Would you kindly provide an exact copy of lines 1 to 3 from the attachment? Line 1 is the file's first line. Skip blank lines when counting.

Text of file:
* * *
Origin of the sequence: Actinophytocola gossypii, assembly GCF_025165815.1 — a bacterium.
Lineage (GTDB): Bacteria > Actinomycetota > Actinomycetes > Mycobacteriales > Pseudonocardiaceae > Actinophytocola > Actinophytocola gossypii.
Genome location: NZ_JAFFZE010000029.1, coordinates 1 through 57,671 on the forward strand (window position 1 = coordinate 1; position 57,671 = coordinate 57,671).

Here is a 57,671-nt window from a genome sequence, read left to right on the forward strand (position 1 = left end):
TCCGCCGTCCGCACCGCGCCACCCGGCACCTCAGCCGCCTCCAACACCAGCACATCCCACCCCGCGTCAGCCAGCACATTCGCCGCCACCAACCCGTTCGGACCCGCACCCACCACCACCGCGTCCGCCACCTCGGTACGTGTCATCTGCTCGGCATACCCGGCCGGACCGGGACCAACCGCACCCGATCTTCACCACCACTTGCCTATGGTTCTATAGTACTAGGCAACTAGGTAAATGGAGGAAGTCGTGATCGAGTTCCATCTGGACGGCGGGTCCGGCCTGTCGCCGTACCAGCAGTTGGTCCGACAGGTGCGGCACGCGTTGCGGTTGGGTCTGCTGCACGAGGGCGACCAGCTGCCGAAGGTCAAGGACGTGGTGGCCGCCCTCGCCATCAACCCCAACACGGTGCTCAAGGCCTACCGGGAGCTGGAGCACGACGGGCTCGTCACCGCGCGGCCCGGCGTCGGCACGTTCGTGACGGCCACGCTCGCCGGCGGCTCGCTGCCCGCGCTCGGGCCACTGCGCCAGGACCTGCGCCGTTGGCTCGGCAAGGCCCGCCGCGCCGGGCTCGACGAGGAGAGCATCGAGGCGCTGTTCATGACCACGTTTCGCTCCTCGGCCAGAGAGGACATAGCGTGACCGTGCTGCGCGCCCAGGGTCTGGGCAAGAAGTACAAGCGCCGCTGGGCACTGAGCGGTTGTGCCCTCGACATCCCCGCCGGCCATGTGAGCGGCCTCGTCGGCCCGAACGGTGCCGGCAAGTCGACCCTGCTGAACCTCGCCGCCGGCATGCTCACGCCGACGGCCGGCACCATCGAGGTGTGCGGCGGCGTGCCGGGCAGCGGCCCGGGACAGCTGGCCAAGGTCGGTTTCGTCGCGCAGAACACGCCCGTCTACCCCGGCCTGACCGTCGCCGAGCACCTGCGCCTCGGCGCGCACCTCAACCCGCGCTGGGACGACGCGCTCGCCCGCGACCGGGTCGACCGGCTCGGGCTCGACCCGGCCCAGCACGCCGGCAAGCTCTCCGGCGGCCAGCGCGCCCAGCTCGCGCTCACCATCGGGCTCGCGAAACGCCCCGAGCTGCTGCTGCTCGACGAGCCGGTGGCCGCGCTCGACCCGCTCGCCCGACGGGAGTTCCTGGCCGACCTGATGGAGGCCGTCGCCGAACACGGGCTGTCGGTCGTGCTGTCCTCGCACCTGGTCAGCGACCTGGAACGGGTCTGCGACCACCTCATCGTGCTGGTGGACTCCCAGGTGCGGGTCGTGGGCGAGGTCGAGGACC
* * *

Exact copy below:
Origin of the sequence: Actinophytocola gossypii, assembly GCF_025165815.1 — a bacterium.
Lineage (GTDB): Bacteria > Actinomycetota > Actinomycetes > Mycobacteriales > Pseudonocardiaceae > Actinophytocola > Actinophytocola gossypii.
Genome location: NZ_JAFFZE010000029.1, coordinates 1 through 57,671 on the forward strand (window position 1 = coordinate 1; position 57,671 = coordinate 57,671).